Sample Group Activities



Activity A -


Purpose - To get students to think about what life would be like on a two dimensional world while thinking the childrenís visit to the two-dimensional planet. This activity will help students distinguish between different dimensions. Furthermore, since this will be a group activity, it will get students to learn to work together as a unit.

Materials - Instructions - Students should be split up into groups of four or five. Tell students to recall Megís experience on the two-dimensional planet in A Wrinkle in Time. Instruct them that it is their goal to build their own two-dimensional planet. They should use one or more pieces of construction paper to create the surface of their planet, and then, they can create different people, objects.

Group questions - Ask students different questions about what life would be like on a 2D planet. It might be helpful to have a worksheet with some of these questions so they can write them down.

Alternative activity - To encourage their creativity in writing and expressing themselves, ask students to create a dialogue between different people or animals on their 2D planet. After they write it down, then each group can perform their dialogue for the rest of the class (while using their 2D models as puppets).


Activity B -


Purpose - To get students to realize the progression of dimensions by helping them to build a hypercube (known in the book as a tesseract). As always, forcing kids to group projects at this age will help them learn how to work together.

Materials - Instructions - Note - This activity should happen only after the students have been introduced to the idea of the tesseract (perhaps after the worksheet on Chapter 5). Split class into groups of four or five students. Give each group at least 24 straws. Using the string to connect the straws, have the students create first a square, then a cube. Then, by combining two groups together, you can show then how to connect the two cubes, and make it into a hypercube.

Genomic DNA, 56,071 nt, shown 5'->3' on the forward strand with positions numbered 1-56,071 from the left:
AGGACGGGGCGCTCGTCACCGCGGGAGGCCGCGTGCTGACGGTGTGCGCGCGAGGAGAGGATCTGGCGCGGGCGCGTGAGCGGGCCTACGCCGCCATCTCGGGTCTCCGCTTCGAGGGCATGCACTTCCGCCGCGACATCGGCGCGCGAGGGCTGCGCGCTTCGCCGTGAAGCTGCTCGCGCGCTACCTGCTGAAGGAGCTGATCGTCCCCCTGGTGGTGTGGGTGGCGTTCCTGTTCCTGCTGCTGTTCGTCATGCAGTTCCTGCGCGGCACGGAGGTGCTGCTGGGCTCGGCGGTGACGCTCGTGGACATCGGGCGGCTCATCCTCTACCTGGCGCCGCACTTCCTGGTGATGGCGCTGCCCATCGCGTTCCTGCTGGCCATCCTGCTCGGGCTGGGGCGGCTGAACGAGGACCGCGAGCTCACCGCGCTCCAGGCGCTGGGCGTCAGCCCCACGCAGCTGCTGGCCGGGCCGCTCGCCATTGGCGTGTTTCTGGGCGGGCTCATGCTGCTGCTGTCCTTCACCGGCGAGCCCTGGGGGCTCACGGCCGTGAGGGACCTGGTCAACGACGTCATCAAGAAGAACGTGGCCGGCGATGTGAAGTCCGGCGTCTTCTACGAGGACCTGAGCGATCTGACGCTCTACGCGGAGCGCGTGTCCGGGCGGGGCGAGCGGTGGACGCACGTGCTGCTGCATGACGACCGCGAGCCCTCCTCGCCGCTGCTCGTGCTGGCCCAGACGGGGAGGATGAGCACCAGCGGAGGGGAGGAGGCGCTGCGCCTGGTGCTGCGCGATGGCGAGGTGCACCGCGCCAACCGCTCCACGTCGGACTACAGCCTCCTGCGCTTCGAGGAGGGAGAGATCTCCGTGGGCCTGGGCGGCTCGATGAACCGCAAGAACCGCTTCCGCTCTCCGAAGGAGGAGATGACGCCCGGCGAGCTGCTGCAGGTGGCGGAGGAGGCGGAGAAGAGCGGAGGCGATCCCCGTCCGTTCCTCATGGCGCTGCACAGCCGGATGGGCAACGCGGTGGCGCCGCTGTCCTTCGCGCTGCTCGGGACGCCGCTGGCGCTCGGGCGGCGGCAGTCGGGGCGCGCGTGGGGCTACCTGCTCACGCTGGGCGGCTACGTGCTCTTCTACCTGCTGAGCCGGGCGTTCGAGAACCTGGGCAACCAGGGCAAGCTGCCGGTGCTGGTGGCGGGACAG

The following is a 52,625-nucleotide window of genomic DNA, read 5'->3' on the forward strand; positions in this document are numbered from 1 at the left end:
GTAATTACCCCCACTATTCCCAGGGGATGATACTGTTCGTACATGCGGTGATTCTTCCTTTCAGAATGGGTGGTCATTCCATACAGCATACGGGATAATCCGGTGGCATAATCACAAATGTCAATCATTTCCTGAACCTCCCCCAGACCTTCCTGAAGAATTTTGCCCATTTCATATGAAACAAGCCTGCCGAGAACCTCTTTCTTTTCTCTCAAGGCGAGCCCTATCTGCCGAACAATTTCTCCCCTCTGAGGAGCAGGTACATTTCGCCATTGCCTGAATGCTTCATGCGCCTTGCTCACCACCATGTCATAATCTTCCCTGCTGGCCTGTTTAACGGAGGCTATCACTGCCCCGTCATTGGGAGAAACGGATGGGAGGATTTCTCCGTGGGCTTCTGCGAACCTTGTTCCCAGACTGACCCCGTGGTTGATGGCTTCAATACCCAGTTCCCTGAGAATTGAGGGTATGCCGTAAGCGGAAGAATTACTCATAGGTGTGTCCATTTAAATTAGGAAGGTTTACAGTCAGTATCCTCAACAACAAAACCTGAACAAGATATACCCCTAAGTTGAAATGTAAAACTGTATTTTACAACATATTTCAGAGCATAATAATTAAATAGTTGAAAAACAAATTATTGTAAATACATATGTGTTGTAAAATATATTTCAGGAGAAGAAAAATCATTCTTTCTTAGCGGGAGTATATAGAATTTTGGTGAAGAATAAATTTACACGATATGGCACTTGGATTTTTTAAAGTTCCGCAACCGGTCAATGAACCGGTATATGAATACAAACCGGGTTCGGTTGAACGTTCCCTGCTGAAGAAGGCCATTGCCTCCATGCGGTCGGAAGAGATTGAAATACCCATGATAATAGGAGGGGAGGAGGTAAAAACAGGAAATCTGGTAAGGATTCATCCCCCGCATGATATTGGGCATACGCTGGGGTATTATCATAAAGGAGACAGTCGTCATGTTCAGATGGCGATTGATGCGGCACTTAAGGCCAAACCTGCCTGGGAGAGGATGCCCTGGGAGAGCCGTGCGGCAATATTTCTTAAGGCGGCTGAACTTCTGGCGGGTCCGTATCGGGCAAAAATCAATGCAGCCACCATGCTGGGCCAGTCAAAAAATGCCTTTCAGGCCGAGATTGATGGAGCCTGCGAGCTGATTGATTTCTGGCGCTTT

Alternative approach - Instead of having two congruent cubes interlock and form a hyper cube, it is possible to have one group make a large cube (by placing two or more straws end to end) and another group make a smaller cube. Then the smaller cube can be placed inside the larger cube and then suspended with string. This approach would give the students another view of the hypercube. This view is more closely associated with the idea of a tesseract.

Group questions - Ask the students to think about the progression used in creating this object:

After asking these questions, move on to questions about sides, corners, and faces at each level of the progression. If you can get your students to have some comprehension of higher dimensionality without too much confusion, then this project has been a success.

Game Options - Once you have been through these questions, then it would be possible to set up a group competition. You could show the group a model, get them to name it, and, then, after hiding it, ask a follow up question like "how many faces does it have?" If the team gets the correct answer, then they get a certain amount of points.